The space segment has been undergoing a major transformation for a number of years now. Earth Observation (EO) is moving towards a constellation approach, populating new orbit inclinations and altitudes and diversifying sensors. Connectivity focused space systems are now invading Low-Earth Orbit (LEO) along with broadband constellations, and payloads in all orbits are offering more capacity and a higher flexibility.
Right in the middle of the equation to transmit, collect, and distribute data, the ground segment is also making its own revolution. New value creation and CapEx efficiency are at the heart of this journey, which shall see a transformation of the solutions and of the ecosystem at large.
Several drivers are currently reshaping and preparing for the future growth of the $4.8 billion Earth Observation industry. These include: a massive increase in data collection from a larger number and diversity of sensors; a higher data availability, based on a much more frequent data collection of the same locations, and of a reduced time from the data collection to its transmission and distribution (i.e. a lower latency); a ramp-up in the use of automated data treatment, analytics, cloud platforms and storage; and an overall lower cost of data production enabling subscription-based models and the rollout of new value added services.
One noticeable trend when considering the space assets is the transformation of the EO sector to a more constellation-focused approach. Indeed, we expect that over 2,100 EO satellites will be launched as part of about 70 constellations during the next decade, driven by the operators' ambition to provide higher revisit with global coverage. Moreover, a large part of those systems shall be deployed by new organizations that often do not own any legacy ground segment infrastructure.
New EO systems will require both an increase in transmission rates, due to the increasing collection capacity onboard, and more frequent and flexible transmissions in order to minimize the latency between the data acquisition and its availability to service providers and end-users, while optimizing the cost of the ground segment (and global system) infrastructure.
Facing strong potential demand, but also changes in customer requirement, the response of the ground segment ecosystem is responding. At the technology level, it is responding with a combination of innovations being adopted by the industry, and at the commercial level, it is responding with the rise of the Ground Segment-as-a-Service (GSaaS).
Over the last five years, the shipment of ground stations was mostly driven by the expansion of existing sites with more hosted antennas and the creation of smaller sites (with less than five antennas) in emerging countries. The upcoming government programs and the scaling of GSaaS companies are expected to reinforce these trends. In 2020, Euroconsult estimated more than 1,000 ground stations distributed over about 350 sites worldwide.
Limited capitalization and the need for fast time-to-market are the main challenges of commercial satellite operators. As a result, and as the nature of EO systems implies the use of multiple sites with temporary data transmissions, most operators increasingly prefer to focus on the satellite or the payload and outsource totally or partially operations to third parties with an already established network. This outsourcing would limit the direct acquisition of a large ground segment by operators, but would boost the demand from GSaaS companies. One exception shall be the need to comply to certain regulatory obligations, and/or to the needs of certain defense and intelligence clients, which shall push certain operators to keep investing in proprietary facilities.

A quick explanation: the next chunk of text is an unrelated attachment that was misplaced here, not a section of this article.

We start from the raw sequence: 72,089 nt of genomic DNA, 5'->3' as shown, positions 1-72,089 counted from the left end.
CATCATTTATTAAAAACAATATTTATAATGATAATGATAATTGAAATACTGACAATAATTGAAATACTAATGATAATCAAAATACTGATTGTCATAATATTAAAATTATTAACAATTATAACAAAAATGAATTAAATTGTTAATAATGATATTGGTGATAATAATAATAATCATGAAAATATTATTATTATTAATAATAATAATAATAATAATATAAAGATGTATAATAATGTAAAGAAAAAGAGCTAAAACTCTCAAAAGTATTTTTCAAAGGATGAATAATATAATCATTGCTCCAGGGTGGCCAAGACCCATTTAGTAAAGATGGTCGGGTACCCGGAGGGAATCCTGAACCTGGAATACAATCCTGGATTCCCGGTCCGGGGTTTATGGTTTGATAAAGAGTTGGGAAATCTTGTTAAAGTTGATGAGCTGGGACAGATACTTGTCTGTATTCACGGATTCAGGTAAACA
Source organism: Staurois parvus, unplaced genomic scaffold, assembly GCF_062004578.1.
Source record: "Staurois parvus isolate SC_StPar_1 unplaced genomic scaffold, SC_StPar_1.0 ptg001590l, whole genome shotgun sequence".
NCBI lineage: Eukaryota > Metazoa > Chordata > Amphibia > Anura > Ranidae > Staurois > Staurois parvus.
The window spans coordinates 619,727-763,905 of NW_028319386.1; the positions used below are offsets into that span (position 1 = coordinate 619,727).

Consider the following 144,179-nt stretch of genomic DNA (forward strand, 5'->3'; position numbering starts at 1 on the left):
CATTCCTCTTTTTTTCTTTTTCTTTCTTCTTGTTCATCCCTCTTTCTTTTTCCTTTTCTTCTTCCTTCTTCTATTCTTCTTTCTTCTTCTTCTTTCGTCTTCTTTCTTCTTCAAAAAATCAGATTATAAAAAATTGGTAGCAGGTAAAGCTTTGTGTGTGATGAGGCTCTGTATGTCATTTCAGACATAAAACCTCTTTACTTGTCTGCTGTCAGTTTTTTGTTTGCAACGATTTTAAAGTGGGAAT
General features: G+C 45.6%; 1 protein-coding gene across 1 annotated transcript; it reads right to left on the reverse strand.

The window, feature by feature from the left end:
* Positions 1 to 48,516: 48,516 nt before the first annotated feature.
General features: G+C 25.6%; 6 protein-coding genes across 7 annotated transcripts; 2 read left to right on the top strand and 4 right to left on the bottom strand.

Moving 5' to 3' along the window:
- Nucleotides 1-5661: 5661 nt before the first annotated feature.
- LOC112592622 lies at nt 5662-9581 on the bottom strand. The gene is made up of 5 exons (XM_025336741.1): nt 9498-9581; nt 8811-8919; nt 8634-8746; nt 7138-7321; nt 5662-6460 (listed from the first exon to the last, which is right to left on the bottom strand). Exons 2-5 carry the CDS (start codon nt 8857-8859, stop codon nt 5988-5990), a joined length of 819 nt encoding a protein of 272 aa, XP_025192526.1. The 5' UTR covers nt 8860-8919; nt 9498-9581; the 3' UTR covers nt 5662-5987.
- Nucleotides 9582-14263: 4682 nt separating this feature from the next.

Ground segment operations require a network flexible enough to support the frequent need for Telemetry, Tracking, and Control (TT&C) and data downlink, and to manage the more frequent changes of the space systems due to the agile (and often low-cost) approach of new satellite operators. If these requirements are not met, the satellite operator will have to deploy its own capabilities to leverage the value of its constellation. That was the case for Planet that installed few years ago 45 ground stations worldwide to operate its hundreds of Dove satellites when the ground service offer was less suited to large small satellite constellation support.
Historical GSaaS suppliers including KSAT and SSC (Swedish Space Corporation) are muting their service from a high-link budget network focused on the pole towards a more diversified network with more antennas at mid-latitude and an extending range of service options. At the same time, new service providers like Atlas Space Operations, Leaf Space, AWS, Viasat, Microsoft, RBC Signals, and Infostellar have emerged and started to deploy global networks, either through proprietary sites or through the mutualization of existing resources. Behind the generic GSaaS appellation, the topology and service offering of each company can significantly differ, and those differentiators should represent key success factors in the coming years. The service pricing is one sensitive factor highly dependent on communication requirements. The arrival of smallsats dropped down the typical price per pass from a few hundred dollars per pass for high link budgets to about twenty dollars per pass for lower-cost communication.